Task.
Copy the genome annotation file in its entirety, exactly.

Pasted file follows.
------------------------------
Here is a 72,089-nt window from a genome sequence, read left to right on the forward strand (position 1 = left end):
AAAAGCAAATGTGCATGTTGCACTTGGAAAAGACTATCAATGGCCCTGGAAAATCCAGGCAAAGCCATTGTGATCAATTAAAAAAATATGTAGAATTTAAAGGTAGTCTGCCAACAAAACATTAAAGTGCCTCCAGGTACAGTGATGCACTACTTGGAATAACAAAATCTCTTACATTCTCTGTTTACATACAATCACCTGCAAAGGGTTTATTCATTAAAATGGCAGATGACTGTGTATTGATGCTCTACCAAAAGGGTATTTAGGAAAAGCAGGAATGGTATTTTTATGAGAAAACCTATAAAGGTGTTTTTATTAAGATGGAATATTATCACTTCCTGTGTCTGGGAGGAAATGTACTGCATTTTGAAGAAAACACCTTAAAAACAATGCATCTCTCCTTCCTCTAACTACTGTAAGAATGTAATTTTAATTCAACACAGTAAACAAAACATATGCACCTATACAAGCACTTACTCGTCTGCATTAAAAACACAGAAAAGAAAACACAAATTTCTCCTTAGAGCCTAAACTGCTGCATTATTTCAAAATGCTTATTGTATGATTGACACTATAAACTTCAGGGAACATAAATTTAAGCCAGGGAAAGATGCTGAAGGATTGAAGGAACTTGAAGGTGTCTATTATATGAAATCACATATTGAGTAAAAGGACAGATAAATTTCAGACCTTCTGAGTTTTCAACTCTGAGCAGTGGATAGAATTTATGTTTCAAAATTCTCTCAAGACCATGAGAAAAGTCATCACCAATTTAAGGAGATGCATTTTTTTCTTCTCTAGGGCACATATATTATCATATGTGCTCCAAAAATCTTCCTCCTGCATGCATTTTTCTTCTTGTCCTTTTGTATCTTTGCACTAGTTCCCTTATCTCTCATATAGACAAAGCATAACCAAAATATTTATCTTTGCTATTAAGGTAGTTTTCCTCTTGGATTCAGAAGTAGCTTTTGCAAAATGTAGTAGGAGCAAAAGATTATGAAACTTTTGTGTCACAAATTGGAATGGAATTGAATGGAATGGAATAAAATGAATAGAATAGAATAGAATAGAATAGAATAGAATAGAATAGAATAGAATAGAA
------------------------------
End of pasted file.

Here is a 72,089-nt window from a genome sequence, read left to right on the forward strand (position 1 = left end):
AAAAGCAAATGTGCATGTTGCACTTGGAAAAGACTATCAATGGCCCTGGAAAATCCAGGCAAAGCCATTGTGATCAATTAAAAAAATATGTAGAATTTAAAGGTAGTCTGCCAACAAAACATTAAAGTGCCTCCAGGTACAGTGATGCACTACTTGGAATAACAAAATCTCTTACATTCTCTGTTTACATACAATCACCTGCAAAGGGTTTATTCATTAAAATGGCAGATGACTGTGTATTGATGCTCTACCAAAAGGGTATTTAGGAAAAGCAGGAATGGTATTTTTATGAGAAAACCTATAAAGGTGTTTTTATTAAGATGGAATATTATCACTTCCTGTGTCTGGGAGGAAATGTACTGCATTTTGAAGAAAACACCTTAAAAACAATGCATCTCTCCTTCCTCTAACTACTGTAAGAATGTAATTTTAATTCAACACAGTAAACAAAACATATGCACCTATACAAGCACTTACTCGTCTGCATTAAAAACACAGAAAAGAAAACACAAATTTCTCCTTAGAGCCTAAACTGCTGCATTATTTCAAAATGCTTATTGTATGATTGACACTATAAACTTCAGGGAACATAAATTTAAGCCAGGGAAAGATGCTGAAGGATTGAAGGAACTTGAAGGTGTCTATTATATGAAATCACATATTGAGTAAAAGGACAGATAAATTTCAGACCTTCTGAGTTTTCAACTCTGAGCAGTGGATAGAATTTATGTTTCAAAATTCTCTCAAGACCATGAGAAAAGTCATCACCAATTTAAGGAGATGCATTTTTTTCTTCTCTAGGGCACATATATTATCATATGTGCTCCAAAAATCTTCCTCCTGCATGCATTTTTCTTCTTGTCCTTTTGTATCTTTGCACTAGTTCCCTTATCTCTCATATAGACAAAGCATAACCAAAATATTTATCTTTGCTATTAAGGTAGTTTTCCTCTTGGATTCAGAAGTAGCTTTTGCAAAATGTAGTAGGAGCAAAAGATTATGAAACTTTTGTGTCACAAATTGGAATGGAATTGAATGGAATGGAATAAAATGAATAGAATAGAATAGAATAGAATAGAATAGAATAGAATAGAATAGAATAGAA